Madison, WI: A Business & Talent Magnet
Talent, business and quality – the Madison region is rich in life balance.
Nearly 90 years ago, struggling young salesman Herman Wittwer launched a business in the Madison Region based on a single idea: to sell automobile insurance to farmers. His fledgling venture has since grown into American Family Insurance, a Fortune 500 company with $5 billion in assets and operations in 19 states.
That story of ideas and innovation translating into success has been replicated countless times since in the eight-county region, building some of the nation’s most recognizable brands. In addition to American Family, the region is home to top corporations such as apparel retailer Lands’ End, the American Girl specialty doll and book publishing business, mail order and online gourmet food retailer Colony Brands and battery maker Spectrum Brands.
The area also supports fast-growing enterprises like online designer-clothing retailer ShopBop, electronic medical records leader Epic and Trek Bicycle Corp., a premium bike manufacturer launched out of a Wisconsin barn that recently expanded its global distribution center in the area.
“We believe the values of our company rose from our Midwestern roots and from the people of the Madison Region,” says Dan Kelly, American Family CFO.
The diverse, vibrant economy and highly educated talent that has helped fuel the success of these Madison Region companies are the same advantages that keep them operating and growing in the area. Along with providing companies with quick connections to major markets like Chicago, Minneapolis and Milwaukee, the location gives them access to the talent they need.
“Businesses know that in the Madison Region they can find an educated workforce,” says Paul Jadin, president of the Madison Region Economic Partnership (MadREP), an organization that promotes and supports economic development in the eight counties.
Rich in Talent, Research
Not only has the region’s rich agricultural roots formed a culture of hard workers and problem solvers, Jadin says, but education is a top priority in the area. K-12 school systems throughout the Madison Region are highly ranked, and higher education institutions and technical colleges in the area supply its diverse industry sectors with a steady stream of smart, skilled workers.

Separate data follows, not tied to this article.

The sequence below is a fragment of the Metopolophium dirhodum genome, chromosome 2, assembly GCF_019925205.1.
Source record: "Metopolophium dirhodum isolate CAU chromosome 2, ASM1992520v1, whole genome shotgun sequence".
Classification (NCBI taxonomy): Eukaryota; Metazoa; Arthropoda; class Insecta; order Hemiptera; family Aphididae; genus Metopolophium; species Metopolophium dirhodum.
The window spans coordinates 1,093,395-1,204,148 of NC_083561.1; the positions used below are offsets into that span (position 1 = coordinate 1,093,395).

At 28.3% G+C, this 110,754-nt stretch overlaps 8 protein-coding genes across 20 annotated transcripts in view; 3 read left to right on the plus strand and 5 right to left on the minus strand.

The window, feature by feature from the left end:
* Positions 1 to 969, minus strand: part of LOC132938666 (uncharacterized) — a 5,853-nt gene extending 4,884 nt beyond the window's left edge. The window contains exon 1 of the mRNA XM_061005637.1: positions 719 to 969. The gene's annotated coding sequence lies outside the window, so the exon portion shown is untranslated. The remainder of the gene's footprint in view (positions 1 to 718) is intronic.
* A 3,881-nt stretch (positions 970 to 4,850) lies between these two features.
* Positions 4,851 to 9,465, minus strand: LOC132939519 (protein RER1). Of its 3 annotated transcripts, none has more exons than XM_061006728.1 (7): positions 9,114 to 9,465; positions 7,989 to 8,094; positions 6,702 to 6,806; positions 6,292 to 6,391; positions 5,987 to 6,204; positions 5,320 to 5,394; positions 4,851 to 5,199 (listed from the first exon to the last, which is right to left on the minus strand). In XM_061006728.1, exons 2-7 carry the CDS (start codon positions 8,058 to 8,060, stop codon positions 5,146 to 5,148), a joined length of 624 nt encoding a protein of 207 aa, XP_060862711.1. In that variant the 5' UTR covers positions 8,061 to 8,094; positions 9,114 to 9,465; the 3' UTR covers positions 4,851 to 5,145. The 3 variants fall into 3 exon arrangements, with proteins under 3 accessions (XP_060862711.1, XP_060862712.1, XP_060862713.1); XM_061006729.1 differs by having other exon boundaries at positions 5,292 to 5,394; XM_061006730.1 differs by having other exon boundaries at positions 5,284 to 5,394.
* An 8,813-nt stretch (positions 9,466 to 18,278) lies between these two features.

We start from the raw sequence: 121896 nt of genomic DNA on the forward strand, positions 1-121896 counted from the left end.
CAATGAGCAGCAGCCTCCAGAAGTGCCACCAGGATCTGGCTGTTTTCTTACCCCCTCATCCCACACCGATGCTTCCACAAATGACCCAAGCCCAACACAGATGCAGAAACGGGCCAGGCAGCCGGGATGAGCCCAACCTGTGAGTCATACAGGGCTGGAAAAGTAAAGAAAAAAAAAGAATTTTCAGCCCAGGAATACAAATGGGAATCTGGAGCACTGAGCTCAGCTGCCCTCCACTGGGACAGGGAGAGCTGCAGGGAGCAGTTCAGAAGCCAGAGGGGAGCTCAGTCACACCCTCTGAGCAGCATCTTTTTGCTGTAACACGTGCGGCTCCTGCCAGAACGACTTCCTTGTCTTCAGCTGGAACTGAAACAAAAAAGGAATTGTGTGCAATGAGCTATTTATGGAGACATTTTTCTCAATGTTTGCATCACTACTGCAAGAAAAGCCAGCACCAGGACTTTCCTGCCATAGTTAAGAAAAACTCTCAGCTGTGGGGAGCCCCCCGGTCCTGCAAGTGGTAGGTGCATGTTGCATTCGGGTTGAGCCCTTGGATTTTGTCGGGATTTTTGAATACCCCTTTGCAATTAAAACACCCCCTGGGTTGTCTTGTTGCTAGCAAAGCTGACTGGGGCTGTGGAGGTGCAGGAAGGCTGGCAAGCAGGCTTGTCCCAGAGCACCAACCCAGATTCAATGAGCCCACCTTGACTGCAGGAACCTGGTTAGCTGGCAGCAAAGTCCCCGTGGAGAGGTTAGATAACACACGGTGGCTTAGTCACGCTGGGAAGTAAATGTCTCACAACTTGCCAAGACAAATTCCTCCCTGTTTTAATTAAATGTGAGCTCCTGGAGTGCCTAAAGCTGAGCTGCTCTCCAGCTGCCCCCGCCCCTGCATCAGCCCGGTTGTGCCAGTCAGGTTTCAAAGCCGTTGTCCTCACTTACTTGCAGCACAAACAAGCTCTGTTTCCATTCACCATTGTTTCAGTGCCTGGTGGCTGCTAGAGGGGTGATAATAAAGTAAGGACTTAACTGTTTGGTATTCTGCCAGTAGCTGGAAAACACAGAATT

The University of Wisconsin’s flagship campus in Madison is a major economic engine, attracting more than $1.1 billion in federal grants as one of the nation’s top universities for research and development, and drawing renowned researchers and scientists to the area. The access the university provides to cutting- edge research and facilities, as well as student talent and faculty experts give corporations like American Family a competitive edge in their markets, Kelly says.
“The environment that UW-Madison creates all around the city and the region is something we have been able to benefit from and contribute to,” Kelly says. “Our involvement in innovation, data science and the Internet of Things (known as IoT, a network of physical objects embedded with electronics, software, sensors, and network connectivity) has been fueled in part by our location in the region.”
Increasingly, the Madison Region is becoming a hot spot for technology startups, thanks to its rich talent pool, availability of capital, opportunities to collide with like-minded entrepreneurs, and a growing network of incubators and accelerators like gener8tor, a highly regarded accelerator program based in Madison that invests in high-growth startups. Twice each year, gener8tor invests up to $140,000 in each of five startups that receive support and expertise from a network of mentors, technologists, venture capitalists and others during a 12-week accelerator program.
“What makes us different is that we lead with innovation and technology,” Jadin says.
Jadin cites the high quality of jobs and opportunity in the Madison Region, as well as its exceptional quality of life, with amenities that appeal to the millennial generation of workers.
“Millennials see an environment where they don’t necessarily have to have a car, where they can bike or walk to where they want to go and enjoy a nightlife with access to sports, arts and entertainment,” Jadin says.
In Madison, young professionals are able to find supportive networks and work-life balance that often eludes them in bigger cities.
“Most of them will tell you that they came here to get a few years’ experience before moving on to another place, but the reason they stayed is because they fell in love with the region,” Jadin says.